Example: Fanuc 6M [NW] D001.16.pst

Most customers use either a “B” or “C” style post. Both the “B” and “C” style posts fall back to “D” style output if they exceed the maximum number of work fixture offsets available for a particular CNC machine.

Code Issues:

Advanced Mill vs. Simple Positioning and/or Rotary Mill

An Advanced Mill post is incompatible with a Simple Positioning and/or Rotary Mill post. If you use coordinate systems to specify rotations, you need to use an Advanced Mill post.

Master Clearance Plane

The value entered into the Z clearance plane in the Document Control dialog is a fixed point in space. This position or location is not relative to the current coordinate system. In other words, this value is always local to the home coordinate system.

This value is output at the beginning of each new tool operation and at the beginning of a same tool operation if there is a new coordinate system specified.

If this value is not entered correctly, it is very possible that the system will produce unexpected negative Z rapid moves. Therefore, It is essential to make sure this value is clear of the part during all machining coordinate system rotations.

Rotate to Shortest Distance

The system calculates the shortest distance to rotate from one coordinate system to another. For example, the system will output a positive move in the clockwise direction to get from 270° to 0° degrees. The system will output a negative move in the counterclockwise direction to get from 90° to 0°. The system will output either a clockwise or a counterclockwise move to get from 180° to 0°.

4-Axis Simple Positioning

Rotation information entered in the system's Rotate Tab is output in a simple positioning post. A Simple positioning post uses either the A OR B-axis to rotate the part into position. A Simple Positioning post has the same capabilities as a 3-axis post. A 3-axis post is no longer needed if a Simple Positioning post is available.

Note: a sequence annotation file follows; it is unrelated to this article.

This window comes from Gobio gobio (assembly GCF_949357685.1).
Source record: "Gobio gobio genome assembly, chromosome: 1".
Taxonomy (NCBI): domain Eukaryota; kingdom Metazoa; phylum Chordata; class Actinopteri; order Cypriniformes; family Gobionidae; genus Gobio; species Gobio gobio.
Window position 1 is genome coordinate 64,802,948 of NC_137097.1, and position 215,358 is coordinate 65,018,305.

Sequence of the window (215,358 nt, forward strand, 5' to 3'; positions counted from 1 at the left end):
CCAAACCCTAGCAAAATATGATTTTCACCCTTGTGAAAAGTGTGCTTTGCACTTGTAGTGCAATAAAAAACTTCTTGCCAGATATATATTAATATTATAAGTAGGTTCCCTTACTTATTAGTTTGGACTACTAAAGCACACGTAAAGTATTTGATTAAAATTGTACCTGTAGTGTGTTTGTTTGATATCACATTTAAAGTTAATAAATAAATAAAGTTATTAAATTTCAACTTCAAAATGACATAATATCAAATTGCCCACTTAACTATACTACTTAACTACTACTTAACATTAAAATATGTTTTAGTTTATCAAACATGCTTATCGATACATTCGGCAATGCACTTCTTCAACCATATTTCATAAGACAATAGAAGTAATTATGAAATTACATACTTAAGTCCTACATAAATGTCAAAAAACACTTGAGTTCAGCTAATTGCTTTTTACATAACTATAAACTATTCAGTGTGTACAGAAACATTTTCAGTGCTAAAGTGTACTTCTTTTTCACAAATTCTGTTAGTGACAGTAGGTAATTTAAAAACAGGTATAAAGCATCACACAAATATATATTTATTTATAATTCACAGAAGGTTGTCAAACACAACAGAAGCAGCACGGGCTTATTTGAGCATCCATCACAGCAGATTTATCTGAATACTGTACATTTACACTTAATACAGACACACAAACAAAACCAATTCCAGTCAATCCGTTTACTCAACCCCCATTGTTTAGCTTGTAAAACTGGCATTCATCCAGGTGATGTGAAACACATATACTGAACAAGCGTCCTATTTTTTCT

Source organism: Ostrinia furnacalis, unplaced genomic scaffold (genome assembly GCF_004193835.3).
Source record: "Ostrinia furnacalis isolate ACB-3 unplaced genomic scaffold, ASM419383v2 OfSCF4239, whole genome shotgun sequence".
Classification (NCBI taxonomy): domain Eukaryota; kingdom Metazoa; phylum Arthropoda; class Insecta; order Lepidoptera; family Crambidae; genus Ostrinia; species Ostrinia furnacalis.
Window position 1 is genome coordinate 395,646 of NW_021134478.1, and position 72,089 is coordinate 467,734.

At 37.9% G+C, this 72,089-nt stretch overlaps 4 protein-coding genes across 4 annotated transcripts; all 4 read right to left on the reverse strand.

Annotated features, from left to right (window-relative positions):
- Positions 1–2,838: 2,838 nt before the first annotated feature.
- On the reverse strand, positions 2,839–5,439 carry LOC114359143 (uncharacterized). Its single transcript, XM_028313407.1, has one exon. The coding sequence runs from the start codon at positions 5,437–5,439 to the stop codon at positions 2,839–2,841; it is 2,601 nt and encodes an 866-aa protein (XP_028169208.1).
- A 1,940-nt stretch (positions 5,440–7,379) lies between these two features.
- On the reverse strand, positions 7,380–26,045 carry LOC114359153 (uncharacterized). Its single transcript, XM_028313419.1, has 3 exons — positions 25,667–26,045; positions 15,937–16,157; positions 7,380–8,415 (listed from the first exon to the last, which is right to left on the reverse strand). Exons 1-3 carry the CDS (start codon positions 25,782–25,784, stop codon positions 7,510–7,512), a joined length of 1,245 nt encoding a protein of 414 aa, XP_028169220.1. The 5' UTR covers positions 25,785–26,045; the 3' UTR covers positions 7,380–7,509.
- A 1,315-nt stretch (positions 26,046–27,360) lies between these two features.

Label Definitions:

1. P – This designates a 4th axis positioning post. A simple positioning post will output an A-axis move in the G-code. No Work Fixture Offsets will be used in the rotation of the part.

Example: Fanuc 6M [VG] PM001.19.pst

2. Y – This designates a simple positioning post which will output a B-axis move in the G-code. No Work Fixture Offsets will be used in the rotation of the part.

Example: Fanuc 6M [VG] YPM001.19.pst

3. Any Simple Positioning post can be modified into a Long Hand post.

Examples: Fanuc 6M [VG] NPM299.19.pst

Fanuc 6M [VG] NYPM299.19.pst

Code Issues:

1. Simple Positioning vs. Advanced Mill

a. A Simple Positioning post is incompatible with an Advanced Mill post. If you use coordinate systems to specify rotations, you need to use an Advanced Mill post.

2. Origin of Rotation

a. In Simple Positioning, the origin of rotation of the X-, Y- and Z-axes must be 0.

Rotary Mill

If you program Wrapped Geometry, or choose the Rotary Milling radio button in the Rotate Tab, you will need a Rotary Mill post. A Rotary Mill post uses either the A OR B-axis to rotate and machine the part simultaneously. A Rotary Mill post has the same capabilities as a 3-axis post. A 3-axis post is no longer needed if a Rotary Mill post is available.

Additionally, a Rotary Mill post has all the capabilities of a Simple Positioning post. If you order a Rotary Mill post, you will not need a Simple Positioning post.

Label Definitions:

1. R – This designates a 4th axis Rotary Mill post. A Rotary Mill post will output an A-axis move in the G-code. Cutting of wrapped arcs will be broken into linear segments. No Work Fixture Offsets will be used in the rotation of the part.

Example: Fanuc 6M [VG] RM001.19.pst

2. Y – This designates a 4th axis Rotary Mill post which will output a B-axis move in the G-code. Cutting of wrapped arcs will be broken into linear segments. No Work Fixture Offsets will be used in the rotation of the part.

Example: Fanuc 6M [VG] YRM001.19.pst

3. I – This designates a Rotary Mill post that supports Cylindrical Interpolation. A Cylindrical Interpolation Rotary Mill post will output a G2 or G3 with rotary moves.

Examples: Fanuc 6M [VG] IRM001.19.pst

Fanuc 6M [VG] YIRM001.19.pst

4. Any Rotary Mill post can be modified into a Long Hand post.

Examples: Fanuc 6M [VG] NRM299.19.pst

Fanuc 6M [VG] NYRM299.19.pst

Fanuc 6M [VG] NYIRM299.19.pst

Code Issues:

1. Rotary Mill vs. Advanced Mill

a. A Rotary Mill post is incompatible with an Advanced Mill post. If you use coordinate systems to specify rotations, you need to use an Advanced Mill post.

2. Origin of Rotation

a. In Rotary Milling, the origin of rotation of the X-, Y- and Z-axes must be 0.

3. Rotary Feedrates

a. Most rotary feedrates are calculated in Degrees Per Minute per rotary segment based on its length. Since the length of each segment is variable, the system outputs a different feedrate for each segment. The resulting rotary feedrate can be a large value based on the Degrees Per Minute calculation.

b. Certain CNCs, such as Haas and Mazak, calculate rotary feedrates using Inverse Time. Any Rotary Mill post can be modified to use Inverse Time for feedrates.


Properties ID: 000084   Views: 10292   Updated: 8 years ago